Computers (math machines) use a system of processors (math engines) and memory (info or data storage) to run software (instructions). The Operating System or OS (foundation software) acts as the middleman between the hardware (machinery) and other programs (software units).
Various software properties are remote or distributed deploy, custom embedded devices, and multiprocessing by juggling hardware features. We shall start at the beginning from machine off and cover all the way to remote cloud computing and Artificial Intelligence (AI). Time to dive in!
▼ BIOS (Basic Input/Output System):
☑ Instructions communicate with each other using the settings inside the CMOS ("see-moss" or Complementary Metal Oxide Semiconductor).
☑ Located on the motherboard (or mainboard which other boards and devices connect to).
☑ Uses a flash chip ROM (Read-Only Memory is slow, but does not require constant electricity).
◆ Flash ROMs typically lasts 10 years.
◆ Wears out due to data overwrites (flashes).
◆ An interrupted flash (data write) can permanently destroy the device, bricking it. The unresponsive hardware then becomes 'as useful as a brick'.
▼ CMOS (Complementary Metal Oxide Semiconductor):
☑ A board chip that stores BIOS instructions.
☑ Uses Static Random Access Memory or SRAM which is faster than ROM, but requires electricity (often 128k bytes on-chip, kept alive by a wrist watch-like battery).
☑ This CMOS battery lasts 3-5 years, then resets the BIOS and your settings (including date and time) to default every restart until it is replaced.
☑ Many boards have a backup CMOS for alternate settings and in the case of data corruption.
◆ Set by jumper pins (removing or 'jumping' plastic covers on board pins).
▼ Registers (the fastest RAM):
- ☑ Registers inside the processors, are loaded from caches of SRAM to process data (load programs into memory and run them).
- ☑ Power management is started (electricity is sent to various parts of the system from the power supply).
▼ POST (Power-On Self-Test):
☑ Tests hardware components to determine the system's boot fitness.
☑ Feedback from beep code sounds (like a single short for pass) or LED light blinks and colors.
Boot (Bootstrap Load):
▼ Boot Loader (Bootstrap Loader program):
☑ On successful POST, the system 'bootstraps' or pulls itself together.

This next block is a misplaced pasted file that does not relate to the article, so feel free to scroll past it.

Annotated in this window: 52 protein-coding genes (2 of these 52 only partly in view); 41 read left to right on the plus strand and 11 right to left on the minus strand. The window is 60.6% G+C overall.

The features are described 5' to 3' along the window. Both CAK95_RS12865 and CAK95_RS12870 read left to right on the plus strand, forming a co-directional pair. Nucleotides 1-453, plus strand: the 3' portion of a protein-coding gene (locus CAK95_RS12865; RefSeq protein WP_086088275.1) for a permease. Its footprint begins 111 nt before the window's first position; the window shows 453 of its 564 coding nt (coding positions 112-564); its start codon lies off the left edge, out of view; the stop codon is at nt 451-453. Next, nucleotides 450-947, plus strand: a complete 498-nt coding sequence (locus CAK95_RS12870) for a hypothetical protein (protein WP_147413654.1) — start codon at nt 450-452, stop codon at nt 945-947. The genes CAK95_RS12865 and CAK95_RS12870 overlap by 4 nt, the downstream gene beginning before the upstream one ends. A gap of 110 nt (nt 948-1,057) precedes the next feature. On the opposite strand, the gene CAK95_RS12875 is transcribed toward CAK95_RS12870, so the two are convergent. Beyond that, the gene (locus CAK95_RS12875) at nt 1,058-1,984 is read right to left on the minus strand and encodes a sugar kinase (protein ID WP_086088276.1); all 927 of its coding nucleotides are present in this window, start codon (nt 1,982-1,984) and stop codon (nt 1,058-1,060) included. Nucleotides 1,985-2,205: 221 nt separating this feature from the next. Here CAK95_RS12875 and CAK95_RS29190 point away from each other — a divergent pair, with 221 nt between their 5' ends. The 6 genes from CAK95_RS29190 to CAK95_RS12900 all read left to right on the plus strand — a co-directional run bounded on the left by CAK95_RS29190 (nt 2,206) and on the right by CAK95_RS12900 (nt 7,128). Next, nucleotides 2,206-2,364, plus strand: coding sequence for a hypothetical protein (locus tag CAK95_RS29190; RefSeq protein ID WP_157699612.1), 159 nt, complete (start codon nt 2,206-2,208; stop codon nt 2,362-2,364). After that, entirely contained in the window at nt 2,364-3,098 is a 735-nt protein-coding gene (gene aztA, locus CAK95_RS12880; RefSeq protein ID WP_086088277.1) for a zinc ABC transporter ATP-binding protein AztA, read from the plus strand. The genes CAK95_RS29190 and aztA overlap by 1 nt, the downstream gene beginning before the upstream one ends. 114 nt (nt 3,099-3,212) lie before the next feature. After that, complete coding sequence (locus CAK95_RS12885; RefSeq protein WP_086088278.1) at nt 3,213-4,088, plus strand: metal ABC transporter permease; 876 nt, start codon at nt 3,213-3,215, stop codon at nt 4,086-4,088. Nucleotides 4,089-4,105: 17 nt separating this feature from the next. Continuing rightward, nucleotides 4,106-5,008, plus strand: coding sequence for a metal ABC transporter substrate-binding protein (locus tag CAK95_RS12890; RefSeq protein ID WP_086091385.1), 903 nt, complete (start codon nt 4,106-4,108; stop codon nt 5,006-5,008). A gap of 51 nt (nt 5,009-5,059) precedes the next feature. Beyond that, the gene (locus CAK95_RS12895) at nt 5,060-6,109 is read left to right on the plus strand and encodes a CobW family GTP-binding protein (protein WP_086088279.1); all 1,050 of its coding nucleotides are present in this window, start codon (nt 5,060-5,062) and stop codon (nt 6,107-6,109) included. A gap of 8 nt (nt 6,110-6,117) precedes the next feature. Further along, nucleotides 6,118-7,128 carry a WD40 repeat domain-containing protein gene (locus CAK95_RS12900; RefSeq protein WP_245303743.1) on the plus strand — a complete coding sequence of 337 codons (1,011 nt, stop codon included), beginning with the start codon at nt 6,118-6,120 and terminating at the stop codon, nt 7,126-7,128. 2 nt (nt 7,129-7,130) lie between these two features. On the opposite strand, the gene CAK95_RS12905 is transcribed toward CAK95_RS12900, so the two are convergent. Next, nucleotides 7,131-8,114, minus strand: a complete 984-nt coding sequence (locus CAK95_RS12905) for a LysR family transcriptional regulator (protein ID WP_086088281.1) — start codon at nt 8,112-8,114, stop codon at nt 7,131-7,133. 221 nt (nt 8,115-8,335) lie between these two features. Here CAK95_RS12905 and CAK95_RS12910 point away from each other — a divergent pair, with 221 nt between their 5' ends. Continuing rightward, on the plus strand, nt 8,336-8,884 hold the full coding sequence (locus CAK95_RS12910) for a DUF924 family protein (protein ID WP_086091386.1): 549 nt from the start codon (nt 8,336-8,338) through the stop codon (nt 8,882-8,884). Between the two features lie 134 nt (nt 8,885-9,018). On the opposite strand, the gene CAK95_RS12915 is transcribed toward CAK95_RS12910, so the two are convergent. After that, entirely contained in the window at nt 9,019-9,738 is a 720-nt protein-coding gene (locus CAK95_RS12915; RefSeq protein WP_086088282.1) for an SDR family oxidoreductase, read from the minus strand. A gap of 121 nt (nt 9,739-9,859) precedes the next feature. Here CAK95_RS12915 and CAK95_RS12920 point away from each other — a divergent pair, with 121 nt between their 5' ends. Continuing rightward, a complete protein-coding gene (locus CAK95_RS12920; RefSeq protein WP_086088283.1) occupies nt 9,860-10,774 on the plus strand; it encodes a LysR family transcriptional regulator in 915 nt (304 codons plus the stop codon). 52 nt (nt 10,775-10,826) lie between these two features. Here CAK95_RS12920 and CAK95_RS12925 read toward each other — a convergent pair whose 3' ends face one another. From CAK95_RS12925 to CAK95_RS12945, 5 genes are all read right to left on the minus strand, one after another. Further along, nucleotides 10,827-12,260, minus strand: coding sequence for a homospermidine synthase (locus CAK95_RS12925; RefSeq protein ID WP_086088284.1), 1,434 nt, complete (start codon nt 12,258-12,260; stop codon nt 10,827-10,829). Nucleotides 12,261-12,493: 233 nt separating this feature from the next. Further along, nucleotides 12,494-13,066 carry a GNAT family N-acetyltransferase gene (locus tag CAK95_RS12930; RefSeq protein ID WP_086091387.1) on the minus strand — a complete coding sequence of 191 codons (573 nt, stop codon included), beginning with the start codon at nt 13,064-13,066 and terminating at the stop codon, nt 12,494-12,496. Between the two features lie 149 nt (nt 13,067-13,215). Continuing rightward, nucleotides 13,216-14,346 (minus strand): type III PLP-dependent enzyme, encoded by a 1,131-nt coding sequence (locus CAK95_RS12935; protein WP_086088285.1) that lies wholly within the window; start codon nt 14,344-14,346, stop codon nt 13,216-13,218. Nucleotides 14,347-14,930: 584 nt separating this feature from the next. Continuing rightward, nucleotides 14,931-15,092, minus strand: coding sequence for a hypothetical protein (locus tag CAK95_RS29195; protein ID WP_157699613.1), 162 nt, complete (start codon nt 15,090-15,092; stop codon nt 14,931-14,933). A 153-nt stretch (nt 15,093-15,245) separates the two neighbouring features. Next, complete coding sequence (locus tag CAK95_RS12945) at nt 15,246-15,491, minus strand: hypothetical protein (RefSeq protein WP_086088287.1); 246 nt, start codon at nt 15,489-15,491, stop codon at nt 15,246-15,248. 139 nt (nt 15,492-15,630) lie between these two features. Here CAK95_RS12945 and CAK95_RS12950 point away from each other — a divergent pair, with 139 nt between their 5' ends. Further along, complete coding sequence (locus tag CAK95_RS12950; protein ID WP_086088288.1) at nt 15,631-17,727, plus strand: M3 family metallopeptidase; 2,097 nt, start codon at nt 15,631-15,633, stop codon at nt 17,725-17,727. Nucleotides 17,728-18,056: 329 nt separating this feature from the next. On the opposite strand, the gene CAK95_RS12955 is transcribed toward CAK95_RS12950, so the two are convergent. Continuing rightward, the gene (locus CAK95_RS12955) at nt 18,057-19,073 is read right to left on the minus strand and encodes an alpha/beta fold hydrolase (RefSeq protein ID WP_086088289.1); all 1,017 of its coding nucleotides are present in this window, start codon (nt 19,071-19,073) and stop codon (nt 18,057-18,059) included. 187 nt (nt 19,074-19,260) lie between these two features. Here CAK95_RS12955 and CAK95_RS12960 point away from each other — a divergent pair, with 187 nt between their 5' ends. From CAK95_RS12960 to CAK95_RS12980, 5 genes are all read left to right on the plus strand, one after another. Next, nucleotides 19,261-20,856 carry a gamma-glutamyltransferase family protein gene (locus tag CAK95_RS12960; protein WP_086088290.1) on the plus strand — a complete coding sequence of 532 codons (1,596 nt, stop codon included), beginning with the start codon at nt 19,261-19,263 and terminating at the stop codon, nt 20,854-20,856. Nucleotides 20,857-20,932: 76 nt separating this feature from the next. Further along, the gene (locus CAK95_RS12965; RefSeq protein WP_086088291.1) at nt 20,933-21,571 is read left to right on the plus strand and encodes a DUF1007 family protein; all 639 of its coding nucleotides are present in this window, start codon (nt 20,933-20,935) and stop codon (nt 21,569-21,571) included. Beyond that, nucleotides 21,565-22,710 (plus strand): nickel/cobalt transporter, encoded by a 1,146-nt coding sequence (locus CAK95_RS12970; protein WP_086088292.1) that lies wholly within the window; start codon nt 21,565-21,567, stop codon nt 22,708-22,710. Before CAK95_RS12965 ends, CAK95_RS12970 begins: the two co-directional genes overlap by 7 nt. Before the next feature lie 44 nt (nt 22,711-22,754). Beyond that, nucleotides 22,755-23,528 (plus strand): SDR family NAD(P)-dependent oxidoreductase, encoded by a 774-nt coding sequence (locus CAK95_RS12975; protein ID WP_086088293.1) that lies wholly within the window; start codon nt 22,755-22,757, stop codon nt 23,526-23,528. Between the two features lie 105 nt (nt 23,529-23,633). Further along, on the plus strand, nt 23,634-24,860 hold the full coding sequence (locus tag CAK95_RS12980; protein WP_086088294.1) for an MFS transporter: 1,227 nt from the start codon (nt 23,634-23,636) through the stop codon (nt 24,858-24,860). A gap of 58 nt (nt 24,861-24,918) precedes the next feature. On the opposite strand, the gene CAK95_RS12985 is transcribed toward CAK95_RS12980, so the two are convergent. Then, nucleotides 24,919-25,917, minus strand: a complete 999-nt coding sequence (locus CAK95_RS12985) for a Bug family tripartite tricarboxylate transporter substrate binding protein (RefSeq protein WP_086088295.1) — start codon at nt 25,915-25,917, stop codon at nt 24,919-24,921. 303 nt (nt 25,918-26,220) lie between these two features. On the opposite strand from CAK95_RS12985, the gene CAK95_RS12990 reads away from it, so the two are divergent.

◆ The ROM (Read-Only Memory) device and memory location within where the Operating System loading instructions are accessed (like the boot sector on a hard disc).
◆ The core of the OS (the kernel) is loaded and starts itself.
Operating System (OS):
▼ Device Drivers
☑ Various drivers (hardware instructions) are loaded into a combo of kernel mode (or kernel space) and user mode (or user space).
☑ Kernel mode: better performing, high-access and privileged processes (located on ring 0 in the protection ring).
☑ User mode: protected and less privileged access processes, trading stability for speed vs the Kernel (drivers are typically located at ring 1 or 2 and apps are on ring 3+).
◆ NOTE: moving data between spaces and modes is very slow and hardware intensive.
☑ Virtual Device Drivers: emulated hardware (like DOS and VM ware) have access to device systems such as IRQs.
▼ Process Management (running instructions):
☑ Multitasking (multiprogramming):
☑ Multi-core processors (each core can be assigned tasks to process).
☑ Distributed system or nodes (multiple machines divide up the task processing).
◆ Specialized bus architecture:
☑ Pipes optimized for parallel data (tasks) flow.
☑ Pipes/Units optimized for parallel micro-instructions.
◆ Interleaving processes.
☑ Process creation (program is executed or instanced into memory):
◆ Process node parent/child spawning (parent processes create or spawn child processes. Like a File System parent opens a Web Browser). Uses a tree-like structure for display and management.